AUSA chapter members honor National Guard and its soldiers

AUSA chapter members honor National Guard and its soldiers

Tuesday, January 30, 2018


Sgt. 1st Class Jeremy Thompson, operations and intelligence NCO, 111th Ordnance Group, Alabama Army National Guard, and a recipient of the Soldier’s Medal, spoke about the career opportunities in the guard. (Photo by Bryan Bacon)

For 381 years, the National Guard has protected the United States – even before those states united.

The National Guard celebrated its history and commitment to service Dec. 13 with a 381th birthday breakfast at the Jackson Center, hosted by the Redstone-Huntsville Chapter of the Association of the U.S. Army.

National Guard soldiers, National Guard retirees, Redstone Arsenal leadership and local officials attended the annual event honoring the National Guard’s integral role in the armed services.

“It is critical that we recognize it is the Total Army that defends our country every day,” AUSA board member retired Col. Bill Marks said.

On Dec. 13, 1636, the first militia regiments in North America were organized in Massachusetts, based on an order of the Massachusetts Bay Colony’s General Court. The date marks the beginning of the organized militia, and the beginning of the National Guard’s oldest organized units.

Some 13,000 soldiers are members of the Alabama Army National Guard making it the fifth largest National Guard in the nation.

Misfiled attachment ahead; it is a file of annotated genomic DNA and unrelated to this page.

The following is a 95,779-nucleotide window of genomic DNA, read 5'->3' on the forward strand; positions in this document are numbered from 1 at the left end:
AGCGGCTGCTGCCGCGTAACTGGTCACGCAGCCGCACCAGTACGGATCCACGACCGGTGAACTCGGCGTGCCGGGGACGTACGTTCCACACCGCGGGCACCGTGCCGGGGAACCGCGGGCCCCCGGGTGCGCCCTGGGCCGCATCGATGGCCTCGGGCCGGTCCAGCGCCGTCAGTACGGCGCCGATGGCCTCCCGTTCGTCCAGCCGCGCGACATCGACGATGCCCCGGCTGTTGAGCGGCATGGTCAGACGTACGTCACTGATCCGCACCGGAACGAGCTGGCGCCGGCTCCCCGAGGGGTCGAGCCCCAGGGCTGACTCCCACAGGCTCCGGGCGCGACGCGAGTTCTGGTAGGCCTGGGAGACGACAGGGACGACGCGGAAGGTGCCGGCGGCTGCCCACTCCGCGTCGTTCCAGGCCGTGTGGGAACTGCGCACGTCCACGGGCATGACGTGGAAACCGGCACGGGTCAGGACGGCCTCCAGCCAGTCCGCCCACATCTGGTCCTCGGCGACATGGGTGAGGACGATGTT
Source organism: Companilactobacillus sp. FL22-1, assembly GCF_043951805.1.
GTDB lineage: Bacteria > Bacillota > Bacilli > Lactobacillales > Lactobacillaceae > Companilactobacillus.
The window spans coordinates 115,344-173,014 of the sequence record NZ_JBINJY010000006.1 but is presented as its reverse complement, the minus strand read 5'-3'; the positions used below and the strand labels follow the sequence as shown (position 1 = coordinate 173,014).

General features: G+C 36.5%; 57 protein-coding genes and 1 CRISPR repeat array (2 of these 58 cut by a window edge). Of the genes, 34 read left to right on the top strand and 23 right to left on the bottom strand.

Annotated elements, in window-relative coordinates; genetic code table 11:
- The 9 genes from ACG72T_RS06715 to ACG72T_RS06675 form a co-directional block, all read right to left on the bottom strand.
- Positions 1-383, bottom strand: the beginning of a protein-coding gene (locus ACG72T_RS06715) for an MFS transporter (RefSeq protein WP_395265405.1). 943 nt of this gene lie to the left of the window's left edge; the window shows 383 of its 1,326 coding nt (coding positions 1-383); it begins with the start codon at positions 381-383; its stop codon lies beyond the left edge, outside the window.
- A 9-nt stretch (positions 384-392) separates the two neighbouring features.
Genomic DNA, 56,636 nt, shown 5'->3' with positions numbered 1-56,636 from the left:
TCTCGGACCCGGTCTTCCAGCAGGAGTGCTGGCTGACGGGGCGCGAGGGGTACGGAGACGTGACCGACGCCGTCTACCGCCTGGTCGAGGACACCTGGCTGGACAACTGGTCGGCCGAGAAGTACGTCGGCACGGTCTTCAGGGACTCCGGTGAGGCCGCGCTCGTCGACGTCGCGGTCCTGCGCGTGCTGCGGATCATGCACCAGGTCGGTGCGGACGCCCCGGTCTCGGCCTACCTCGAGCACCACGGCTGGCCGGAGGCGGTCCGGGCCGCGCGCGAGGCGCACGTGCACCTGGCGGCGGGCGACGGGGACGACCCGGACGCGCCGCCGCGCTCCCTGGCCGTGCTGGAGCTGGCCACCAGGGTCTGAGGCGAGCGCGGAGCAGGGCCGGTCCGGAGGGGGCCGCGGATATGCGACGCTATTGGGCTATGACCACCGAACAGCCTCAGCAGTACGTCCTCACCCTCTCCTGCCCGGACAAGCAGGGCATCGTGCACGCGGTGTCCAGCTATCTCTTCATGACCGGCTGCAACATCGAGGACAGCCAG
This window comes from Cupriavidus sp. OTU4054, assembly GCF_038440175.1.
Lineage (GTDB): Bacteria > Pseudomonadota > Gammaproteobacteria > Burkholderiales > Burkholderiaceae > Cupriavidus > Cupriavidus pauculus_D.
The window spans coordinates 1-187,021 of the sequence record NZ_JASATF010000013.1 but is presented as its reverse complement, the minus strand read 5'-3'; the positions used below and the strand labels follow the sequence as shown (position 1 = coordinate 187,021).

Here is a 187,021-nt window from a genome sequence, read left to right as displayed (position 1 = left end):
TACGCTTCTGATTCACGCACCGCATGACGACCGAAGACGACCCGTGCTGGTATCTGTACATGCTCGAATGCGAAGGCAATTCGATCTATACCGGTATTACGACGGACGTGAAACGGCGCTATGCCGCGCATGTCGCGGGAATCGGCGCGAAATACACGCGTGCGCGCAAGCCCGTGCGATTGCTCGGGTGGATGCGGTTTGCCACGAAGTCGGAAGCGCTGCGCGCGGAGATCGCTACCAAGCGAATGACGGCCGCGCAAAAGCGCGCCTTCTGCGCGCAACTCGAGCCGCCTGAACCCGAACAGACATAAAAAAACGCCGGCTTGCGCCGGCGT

“Since 9/11, almost every guard and reserve unit has been mobilized, some several times,” John Perry, AUSA chapter vice president for National Guard and Reserve Affairs, said.

Sgt. 1st Class Jeremy Thompson served as keynote speaker for the event.

Thompson is a noncommissioned officer with operations/intelligence for the 111th Ordnance Group, Army National Guard.

He received the Soldier’s Medal for helping save a man from a burning car after a traffic accident in 2013. The Soldier’s Medal is awarded to individuals who perform a heroic act that puts their life at risk, but does not involve conflict with an enemy.

He was inducted into the Madison County Military Hall of Heroes in 2014.

Thompson spoke about his career path and how a boy raised by a single mom on a farm in Lincoln County, Tenn., became an intelligence officer deployed to Afghanistan in 2002-03, in the wake of the attacks of 9/11.

He talked about the opportunities the National Guard has given him and how those opportunities bring responsibility.

“I hope we are teaching the generations that come behind us the importance of history, patriotism and love of country,” Thompson said.